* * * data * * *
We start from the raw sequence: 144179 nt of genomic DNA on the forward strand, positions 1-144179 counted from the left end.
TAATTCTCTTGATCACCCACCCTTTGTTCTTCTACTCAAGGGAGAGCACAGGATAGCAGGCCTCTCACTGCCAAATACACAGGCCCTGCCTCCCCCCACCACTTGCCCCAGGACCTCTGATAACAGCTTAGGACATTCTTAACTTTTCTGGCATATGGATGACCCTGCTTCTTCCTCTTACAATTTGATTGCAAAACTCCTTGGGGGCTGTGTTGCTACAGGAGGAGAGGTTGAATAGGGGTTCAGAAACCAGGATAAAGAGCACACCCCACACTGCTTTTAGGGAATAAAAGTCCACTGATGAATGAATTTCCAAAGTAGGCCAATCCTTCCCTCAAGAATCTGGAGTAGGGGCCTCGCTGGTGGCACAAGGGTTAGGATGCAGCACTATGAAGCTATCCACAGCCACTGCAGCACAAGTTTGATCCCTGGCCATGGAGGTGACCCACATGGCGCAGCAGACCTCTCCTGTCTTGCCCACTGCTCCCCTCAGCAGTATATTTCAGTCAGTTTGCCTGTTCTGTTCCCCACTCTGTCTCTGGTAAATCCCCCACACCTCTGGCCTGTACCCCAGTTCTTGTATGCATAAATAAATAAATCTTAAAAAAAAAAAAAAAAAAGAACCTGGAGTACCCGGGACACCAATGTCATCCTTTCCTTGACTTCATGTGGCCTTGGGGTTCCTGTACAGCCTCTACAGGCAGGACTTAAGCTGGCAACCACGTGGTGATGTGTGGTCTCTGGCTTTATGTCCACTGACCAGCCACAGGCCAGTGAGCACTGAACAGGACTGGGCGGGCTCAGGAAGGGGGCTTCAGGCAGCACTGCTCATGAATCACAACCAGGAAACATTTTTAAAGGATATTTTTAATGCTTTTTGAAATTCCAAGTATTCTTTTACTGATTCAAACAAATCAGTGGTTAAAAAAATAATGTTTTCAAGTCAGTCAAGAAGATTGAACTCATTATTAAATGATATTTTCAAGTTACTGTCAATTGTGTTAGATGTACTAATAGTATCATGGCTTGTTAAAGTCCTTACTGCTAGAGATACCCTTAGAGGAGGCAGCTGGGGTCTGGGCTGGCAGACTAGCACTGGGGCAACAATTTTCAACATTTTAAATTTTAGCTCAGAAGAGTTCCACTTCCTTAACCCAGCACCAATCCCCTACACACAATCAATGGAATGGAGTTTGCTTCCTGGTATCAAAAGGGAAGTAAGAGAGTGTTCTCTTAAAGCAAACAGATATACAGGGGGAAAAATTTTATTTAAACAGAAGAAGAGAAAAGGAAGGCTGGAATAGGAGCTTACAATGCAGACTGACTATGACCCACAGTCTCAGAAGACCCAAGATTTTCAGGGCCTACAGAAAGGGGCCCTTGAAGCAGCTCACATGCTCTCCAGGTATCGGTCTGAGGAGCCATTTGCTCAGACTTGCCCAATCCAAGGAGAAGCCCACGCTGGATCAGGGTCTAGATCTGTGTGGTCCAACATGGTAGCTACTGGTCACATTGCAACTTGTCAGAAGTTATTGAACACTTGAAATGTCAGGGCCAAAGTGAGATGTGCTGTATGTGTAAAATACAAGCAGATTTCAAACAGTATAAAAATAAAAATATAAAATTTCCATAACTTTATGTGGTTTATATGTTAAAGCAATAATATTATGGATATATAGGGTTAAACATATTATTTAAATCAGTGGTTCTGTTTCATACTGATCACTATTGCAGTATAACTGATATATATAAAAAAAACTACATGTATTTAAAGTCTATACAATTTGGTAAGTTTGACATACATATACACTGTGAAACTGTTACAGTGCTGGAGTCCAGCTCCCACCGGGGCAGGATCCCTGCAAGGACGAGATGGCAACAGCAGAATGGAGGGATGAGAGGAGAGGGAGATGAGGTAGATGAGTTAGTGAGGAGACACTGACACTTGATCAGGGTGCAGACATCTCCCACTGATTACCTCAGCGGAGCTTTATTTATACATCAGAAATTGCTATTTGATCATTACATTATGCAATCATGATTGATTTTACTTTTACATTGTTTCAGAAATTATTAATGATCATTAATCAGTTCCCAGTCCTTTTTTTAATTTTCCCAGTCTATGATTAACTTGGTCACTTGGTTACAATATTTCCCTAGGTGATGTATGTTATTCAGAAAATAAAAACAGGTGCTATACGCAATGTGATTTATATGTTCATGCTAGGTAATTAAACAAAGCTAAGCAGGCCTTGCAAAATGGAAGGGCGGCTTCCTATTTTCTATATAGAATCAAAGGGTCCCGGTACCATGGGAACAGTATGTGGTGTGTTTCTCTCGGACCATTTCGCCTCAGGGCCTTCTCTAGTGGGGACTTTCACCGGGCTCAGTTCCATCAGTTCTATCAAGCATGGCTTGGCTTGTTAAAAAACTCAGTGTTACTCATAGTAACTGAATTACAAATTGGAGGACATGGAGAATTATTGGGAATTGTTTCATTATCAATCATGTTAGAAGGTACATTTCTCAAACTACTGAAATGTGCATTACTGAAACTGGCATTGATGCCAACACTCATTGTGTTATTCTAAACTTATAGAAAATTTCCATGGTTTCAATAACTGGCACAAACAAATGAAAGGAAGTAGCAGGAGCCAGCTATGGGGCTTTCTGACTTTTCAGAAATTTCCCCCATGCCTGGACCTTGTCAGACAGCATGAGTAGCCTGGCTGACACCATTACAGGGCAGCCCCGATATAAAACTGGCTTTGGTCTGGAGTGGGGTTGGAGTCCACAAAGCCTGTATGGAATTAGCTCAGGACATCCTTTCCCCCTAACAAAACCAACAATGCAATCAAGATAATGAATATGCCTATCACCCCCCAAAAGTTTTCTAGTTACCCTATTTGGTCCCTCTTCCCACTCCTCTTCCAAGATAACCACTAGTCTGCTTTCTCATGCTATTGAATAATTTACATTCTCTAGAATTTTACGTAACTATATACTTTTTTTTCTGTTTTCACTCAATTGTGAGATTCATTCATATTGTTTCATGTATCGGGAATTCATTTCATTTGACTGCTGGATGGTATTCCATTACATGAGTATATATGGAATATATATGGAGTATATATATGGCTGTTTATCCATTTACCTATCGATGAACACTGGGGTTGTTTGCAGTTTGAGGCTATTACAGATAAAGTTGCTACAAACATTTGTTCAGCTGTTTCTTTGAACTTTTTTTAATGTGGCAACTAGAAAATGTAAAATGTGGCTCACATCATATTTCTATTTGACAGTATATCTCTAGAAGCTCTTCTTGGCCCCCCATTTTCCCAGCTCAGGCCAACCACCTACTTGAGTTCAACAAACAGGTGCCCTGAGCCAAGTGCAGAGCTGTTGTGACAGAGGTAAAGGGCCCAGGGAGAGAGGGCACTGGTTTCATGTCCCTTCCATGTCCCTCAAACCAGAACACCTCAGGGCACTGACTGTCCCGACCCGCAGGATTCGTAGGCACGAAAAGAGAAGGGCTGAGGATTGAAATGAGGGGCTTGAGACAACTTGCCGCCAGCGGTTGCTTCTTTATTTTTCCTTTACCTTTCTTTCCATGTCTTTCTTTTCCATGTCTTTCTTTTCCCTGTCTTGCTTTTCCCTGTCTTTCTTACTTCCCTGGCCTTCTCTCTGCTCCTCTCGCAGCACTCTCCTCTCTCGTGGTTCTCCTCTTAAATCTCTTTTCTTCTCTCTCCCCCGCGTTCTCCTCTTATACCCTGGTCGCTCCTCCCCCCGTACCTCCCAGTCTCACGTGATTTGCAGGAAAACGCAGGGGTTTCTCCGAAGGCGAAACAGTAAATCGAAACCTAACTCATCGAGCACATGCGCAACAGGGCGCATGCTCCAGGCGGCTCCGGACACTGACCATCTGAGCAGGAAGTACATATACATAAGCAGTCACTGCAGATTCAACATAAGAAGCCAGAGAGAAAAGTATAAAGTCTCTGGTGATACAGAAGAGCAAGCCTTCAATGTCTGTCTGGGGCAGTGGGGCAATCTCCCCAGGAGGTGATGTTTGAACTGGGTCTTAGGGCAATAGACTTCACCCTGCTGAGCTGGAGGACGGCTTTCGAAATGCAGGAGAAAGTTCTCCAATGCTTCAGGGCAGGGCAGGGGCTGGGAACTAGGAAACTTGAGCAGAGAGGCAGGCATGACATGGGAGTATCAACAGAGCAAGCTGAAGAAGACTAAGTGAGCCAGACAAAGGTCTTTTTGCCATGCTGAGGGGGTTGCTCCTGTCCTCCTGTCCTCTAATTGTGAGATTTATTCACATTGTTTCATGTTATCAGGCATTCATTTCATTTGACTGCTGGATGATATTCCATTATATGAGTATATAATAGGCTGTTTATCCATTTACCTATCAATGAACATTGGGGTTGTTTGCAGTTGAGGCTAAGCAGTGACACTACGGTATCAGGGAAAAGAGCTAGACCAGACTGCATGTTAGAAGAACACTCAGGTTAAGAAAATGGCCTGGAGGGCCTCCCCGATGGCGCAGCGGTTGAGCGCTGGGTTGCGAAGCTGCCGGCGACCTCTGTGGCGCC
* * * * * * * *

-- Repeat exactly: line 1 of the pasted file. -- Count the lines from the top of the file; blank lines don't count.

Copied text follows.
We start from the raw sequence: 144179 nt of genomic DNA on the forward strand, positions 1-144179 counted from the left end.